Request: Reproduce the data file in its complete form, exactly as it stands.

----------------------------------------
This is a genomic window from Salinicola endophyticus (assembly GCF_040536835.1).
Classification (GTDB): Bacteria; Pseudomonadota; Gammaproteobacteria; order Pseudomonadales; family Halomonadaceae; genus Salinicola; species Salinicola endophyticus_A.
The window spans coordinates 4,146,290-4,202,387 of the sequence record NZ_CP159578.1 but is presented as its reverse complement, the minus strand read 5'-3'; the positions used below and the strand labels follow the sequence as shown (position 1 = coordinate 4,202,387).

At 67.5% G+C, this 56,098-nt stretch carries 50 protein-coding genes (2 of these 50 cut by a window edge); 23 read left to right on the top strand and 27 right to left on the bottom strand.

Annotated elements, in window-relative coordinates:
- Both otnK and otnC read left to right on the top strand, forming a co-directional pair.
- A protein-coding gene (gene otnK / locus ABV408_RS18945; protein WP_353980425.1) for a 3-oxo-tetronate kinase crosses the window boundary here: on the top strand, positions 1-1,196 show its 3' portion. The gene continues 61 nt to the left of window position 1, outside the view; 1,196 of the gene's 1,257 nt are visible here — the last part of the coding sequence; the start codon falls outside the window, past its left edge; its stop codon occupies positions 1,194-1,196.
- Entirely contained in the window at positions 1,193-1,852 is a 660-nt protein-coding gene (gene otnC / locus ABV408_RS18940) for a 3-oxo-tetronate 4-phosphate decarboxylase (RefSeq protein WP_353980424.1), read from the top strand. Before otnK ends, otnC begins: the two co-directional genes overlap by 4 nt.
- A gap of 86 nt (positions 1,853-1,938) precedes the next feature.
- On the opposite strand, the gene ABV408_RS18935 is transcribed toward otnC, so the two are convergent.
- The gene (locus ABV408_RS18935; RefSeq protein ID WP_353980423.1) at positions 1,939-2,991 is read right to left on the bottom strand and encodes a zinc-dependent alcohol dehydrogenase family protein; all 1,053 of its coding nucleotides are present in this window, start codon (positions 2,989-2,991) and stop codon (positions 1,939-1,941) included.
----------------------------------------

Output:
This is a genomic window from Salinicola endophyticus (assembly GCF_040536835.1).
Classification (GTDB): Bacteria; Pseudomonadota; Gammaproteobacteria; order Pseudomonadales; family Halomonadaceae; genus Salinicola; species Salinicola endophyticus_A.
The window spans coordinates 4,146,290-4,202,387 of the sequence record NZ_CP159578.1 but is presented as its reverse complement, the minus strand read 5'-3'; the positions used below and the strand labels follow the sequence as shown (position 1 = coordinate 4,202,387).

At 67.5% G+C, this 56,098-nt stretch carries 50 protein-coding genes (2 of these 50 cut by a window edge); 23 read left to right on the top strand and 27 right to left on the bottom strand.

Annotated elements, in window-relative coordinates:
- Both otnK and otnC read left to right on the top strand, forming a co-directional pair.
- A protein-coding gene (gene otnK / locus ABV408_RS18945; protein WP_353980425.1) for a 3-oxo-tetronate kinase crosses the window boundary here: on the top strand, positions 1-1,196 show its 3' portion. The gene continues 61 nt to the left of window position 1, outside the view; 1,196 of the gene's 1,257 nt are visible here — the last part of the coding sequence; the start codon falls outside the window, past its left edge; its stop codon occupies positions 1,194-1,196.
- Entirely contained in the window at positions 1,193-1,852 is a 660-nt protein-coding gene (gene otnC / locus ABV408_RS18940) for a 3-oxo-tetronate 4-phosphate decarboxylase (RefSeq protein WP_353980424.1), read from the top strand. Before otnK ends, otnC begins: the two co-directional genes overlap by 4 nt.
- A gap of 86 nt (positions 1,853-1,938) precedes the next feature.
- On the opposite strand, the gene ABV408_RS18935 is transcribed toward otnC, so the two are convergent.
- The gene (locus ABV408_RS18935; RefSeq protein ID WP_353980423.1) at positions 1,939-2,991 is read right to left on the bottom strand and encodes a zinc-dependent alcohol dehydrogenase family protein; all 1,053 of its coding nucleotides are present in this window, start codon (positions 2,989-2,991) and stop codon (positions 1,939-1,941) included.